Review by Tulis McCall
20 May 2016
Well, here is another fine mess you’ve gotten us into. Or tried to get us into. Or warned us about. Or something along those lines.
The Ruins of Civilisation (British spelling please) at the Manhattan Theatre Club is intended to scare the crap out of us. In a world in the distant future people live in very clean places and have spotless lives. Unless they visit them that don’t.
Dolores (Rachael Holmes) and Silver (Tim Daly) are an English couple living somewhere in England. They have just returned from a visit to a Mediterranean country filled with ruins and doomed to be swallowed up by a rising sea. It is populated with children who will die there and dogs who are already on their way out. Why they went there is uncertain, but it may have something to do with Silver’s book, which he has been researching for ages.
No matter. What is important here is Dolores and her state of mind, which is a little dodgy. In this England, people who choose to have children are left to fend for themselves. People who choose to remain childless are given a stipend that ensures they can live a decent life with red and white running wine. Dolores, as Sil tells us, is old-school. She was brought up by environmentalists who taught her that she could make a difference. Coming to terms with doomsday is proving not so easy for her, whereas Sil is a pragmatist. Stiff upper lip and all that.
Up first is an interview with Joy (Orlagh Cassidy), a government worker to whom Dolores refers as a “jobs worth” – someone who uses her position to become a knit-picker. Joy’s interview digs into any untoward thoughts that Dolores might be harboring about having a child. Dolores has no more thoughts, she tells Joy. She is mentally clean as a whistle. Until Joy asks, off the record of course, how often Dolores thinks of killing herself. The answer: constantly. While this is upsetting to Sil, Joy thinks nothing of it because she has seen all this before. Dolores passes with flying colors and the stipend is set to resume. Hip Hip Hooray.
Not so fast. Dolores, left to her own devices is still thinking about that country they visited. When she sees an ad for a massage by a woman from the said country she asks for an appointment. Mara (Roxanna Hope) arrives and is soon enrolled into moving in with Sil and Dolores. Dolores still believes that helping one person changes the world. Dolores, like so many women over the ages, pretends all is well but has a stubborn streak that will not be squashed.
With the arrival of Mara, things begin to disintegrate. Mara brings the outside into the sterile abode, and once in, like a stray cat it will not be put out. The conclusion, an unbelievable one, is seen a mile off and, although meant to be upsetting it barely causes a ripple.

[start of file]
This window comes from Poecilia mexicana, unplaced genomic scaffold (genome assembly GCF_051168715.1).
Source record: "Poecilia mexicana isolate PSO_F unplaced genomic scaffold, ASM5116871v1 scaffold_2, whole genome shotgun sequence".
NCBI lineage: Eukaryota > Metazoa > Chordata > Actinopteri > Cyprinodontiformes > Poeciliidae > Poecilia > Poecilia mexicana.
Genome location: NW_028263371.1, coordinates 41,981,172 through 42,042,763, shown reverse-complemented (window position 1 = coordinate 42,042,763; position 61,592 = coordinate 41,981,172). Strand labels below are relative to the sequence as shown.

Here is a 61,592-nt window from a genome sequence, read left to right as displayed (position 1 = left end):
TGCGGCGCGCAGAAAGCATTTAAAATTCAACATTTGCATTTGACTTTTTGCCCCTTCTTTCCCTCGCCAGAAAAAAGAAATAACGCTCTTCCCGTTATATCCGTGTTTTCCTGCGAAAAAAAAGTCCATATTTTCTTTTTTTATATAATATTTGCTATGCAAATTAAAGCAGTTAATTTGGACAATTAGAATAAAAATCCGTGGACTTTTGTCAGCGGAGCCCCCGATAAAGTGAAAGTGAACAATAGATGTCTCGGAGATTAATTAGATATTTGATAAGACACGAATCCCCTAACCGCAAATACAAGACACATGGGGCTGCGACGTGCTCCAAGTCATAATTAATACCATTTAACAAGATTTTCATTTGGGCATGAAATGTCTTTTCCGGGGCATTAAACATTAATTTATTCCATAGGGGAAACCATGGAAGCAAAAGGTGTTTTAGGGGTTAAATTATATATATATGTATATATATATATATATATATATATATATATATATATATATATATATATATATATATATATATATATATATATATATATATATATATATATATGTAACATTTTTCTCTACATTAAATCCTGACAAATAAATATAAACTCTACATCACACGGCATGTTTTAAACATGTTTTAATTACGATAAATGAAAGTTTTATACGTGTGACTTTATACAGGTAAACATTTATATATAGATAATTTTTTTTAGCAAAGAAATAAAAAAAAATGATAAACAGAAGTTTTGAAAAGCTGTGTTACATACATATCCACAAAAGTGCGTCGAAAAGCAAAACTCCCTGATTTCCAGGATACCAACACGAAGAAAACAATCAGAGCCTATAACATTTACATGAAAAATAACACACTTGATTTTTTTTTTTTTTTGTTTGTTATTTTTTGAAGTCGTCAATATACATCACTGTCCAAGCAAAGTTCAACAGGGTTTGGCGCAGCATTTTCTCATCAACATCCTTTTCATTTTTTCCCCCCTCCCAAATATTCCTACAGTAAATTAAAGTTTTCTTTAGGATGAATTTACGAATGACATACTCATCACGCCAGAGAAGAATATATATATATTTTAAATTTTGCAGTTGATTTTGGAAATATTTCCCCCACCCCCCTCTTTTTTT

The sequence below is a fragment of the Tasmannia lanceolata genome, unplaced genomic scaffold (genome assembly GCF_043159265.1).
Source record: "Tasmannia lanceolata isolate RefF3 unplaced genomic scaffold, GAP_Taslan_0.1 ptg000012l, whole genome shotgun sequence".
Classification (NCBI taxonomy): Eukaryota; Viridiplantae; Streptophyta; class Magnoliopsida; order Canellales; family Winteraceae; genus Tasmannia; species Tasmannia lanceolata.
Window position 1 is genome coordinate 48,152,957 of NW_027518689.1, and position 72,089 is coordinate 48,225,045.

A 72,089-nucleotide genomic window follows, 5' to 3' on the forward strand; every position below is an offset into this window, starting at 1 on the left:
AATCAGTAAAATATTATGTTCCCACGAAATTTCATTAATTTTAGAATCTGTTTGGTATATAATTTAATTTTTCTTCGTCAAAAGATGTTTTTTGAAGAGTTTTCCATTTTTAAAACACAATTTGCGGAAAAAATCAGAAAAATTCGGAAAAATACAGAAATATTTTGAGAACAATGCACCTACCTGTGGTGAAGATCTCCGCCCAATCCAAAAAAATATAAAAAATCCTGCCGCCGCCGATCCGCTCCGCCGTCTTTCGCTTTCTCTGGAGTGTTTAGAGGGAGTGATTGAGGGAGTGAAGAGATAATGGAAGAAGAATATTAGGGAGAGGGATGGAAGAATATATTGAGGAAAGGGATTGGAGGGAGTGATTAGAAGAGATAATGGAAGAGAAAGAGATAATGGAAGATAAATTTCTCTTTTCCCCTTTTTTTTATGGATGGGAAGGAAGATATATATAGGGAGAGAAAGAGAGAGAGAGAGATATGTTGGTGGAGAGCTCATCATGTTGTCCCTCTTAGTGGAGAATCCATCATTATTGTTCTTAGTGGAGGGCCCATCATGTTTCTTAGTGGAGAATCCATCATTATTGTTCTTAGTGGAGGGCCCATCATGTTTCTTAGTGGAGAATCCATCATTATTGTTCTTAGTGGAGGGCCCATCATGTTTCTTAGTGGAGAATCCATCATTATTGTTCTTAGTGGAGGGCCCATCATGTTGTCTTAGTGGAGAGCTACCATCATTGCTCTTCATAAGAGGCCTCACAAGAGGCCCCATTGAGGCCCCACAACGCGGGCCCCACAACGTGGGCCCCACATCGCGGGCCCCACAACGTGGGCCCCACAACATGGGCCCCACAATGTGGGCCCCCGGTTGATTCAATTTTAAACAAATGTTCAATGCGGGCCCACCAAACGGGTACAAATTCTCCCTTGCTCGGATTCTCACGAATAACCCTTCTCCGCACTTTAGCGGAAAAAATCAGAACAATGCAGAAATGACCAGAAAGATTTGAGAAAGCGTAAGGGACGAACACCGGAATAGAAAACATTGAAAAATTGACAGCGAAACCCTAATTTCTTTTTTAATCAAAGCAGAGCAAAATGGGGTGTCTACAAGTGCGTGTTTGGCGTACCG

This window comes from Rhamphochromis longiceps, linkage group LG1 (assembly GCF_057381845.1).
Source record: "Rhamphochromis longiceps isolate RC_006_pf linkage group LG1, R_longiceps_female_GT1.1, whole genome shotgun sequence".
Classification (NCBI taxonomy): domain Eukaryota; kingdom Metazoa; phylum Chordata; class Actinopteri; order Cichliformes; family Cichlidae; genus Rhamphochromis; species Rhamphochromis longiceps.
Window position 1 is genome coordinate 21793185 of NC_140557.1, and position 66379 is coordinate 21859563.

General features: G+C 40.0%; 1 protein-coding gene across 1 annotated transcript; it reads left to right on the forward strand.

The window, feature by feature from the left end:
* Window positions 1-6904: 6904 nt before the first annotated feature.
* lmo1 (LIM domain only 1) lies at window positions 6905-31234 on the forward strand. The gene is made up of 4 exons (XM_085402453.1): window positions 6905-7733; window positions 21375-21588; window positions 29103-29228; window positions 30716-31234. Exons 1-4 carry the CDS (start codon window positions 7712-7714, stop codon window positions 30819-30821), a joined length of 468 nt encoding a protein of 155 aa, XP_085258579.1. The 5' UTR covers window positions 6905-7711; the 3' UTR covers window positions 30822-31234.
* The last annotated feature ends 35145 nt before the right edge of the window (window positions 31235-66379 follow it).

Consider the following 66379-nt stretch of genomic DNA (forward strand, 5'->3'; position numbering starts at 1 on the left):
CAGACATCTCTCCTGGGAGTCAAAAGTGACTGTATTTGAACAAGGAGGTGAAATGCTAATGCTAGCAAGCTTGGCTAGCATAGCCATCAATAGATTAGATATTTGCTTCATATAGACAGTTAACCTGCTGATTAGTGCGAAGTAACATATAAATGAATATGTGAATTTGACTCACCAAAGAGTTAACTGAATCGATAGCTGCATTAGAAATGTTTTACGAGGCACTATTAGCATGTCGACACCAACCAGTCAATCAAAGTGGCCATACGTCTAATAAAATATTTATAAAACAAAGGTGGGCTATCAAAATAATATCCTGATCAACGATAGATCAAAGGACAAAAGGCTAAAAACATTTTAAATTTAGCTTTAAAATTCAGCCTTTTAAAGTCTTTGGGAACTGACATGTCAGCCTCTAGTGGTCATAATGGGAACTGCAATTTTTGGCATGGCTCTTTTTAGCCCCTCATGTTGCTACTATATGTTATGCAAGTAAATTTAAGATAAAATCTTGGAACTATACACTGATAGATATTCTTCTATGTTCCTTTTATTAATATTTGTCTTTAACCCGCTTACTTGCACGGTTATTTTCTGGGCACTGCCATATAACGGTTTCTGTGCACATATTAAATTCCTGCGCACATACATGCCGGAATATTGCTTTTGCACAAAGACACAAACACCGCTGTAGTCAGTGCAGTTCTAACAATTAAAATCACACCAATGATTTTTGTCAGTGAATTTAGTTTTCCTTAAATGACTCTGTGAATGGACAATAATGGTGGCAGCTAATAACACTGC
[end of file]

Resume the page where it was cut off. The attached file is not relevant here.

This is a well-intentioned piece that is part Doll’s House and part Twilight Zone. Ms. Skinner’s writing, however, rather than being exploratory, is confining. While the character of Mara is many layered (and beautifully played by Holmes) the other three are one-note. Mr. Daly does everything he can to be something more than petulant and Ms. Holmes nearly does handstands to bring nuances to lost and lonely. But they can only do so much when the text of this play has them painted into iconic corners.
We get the point very early on in this play. The world is going to hell in a handbag, and the people who believe in a Solution are offstage somewhere very far away. Check. Once this is established the play idles like an old Ford pickup. The engine revs periodically, but the gears never engage. We end up pretty much where we started. That is when when we realize that the door to this basement was nailed shut from the get-go, and we just spent the better part of the evening sitting in the dark. Literally.
"The production sometimes shows the strain of its densely packed thematic weight... Still, for a doomsday play, “Ruins” is remarkably pleasurable: well paced, well spoken and very deft in planting slyly placed clues as to what the future will be."
Ben Brantley for New York Times
"The central couple is vapidly written and the world they inhabit is thinly drawn. One can only hope for a future in which Skinner has written a second draft of the play."
Adam Feldman for Time Out New York
"This theatrical vision of a dystopian future never comes into focus."
Frank Scheck for Hollywood Reporter
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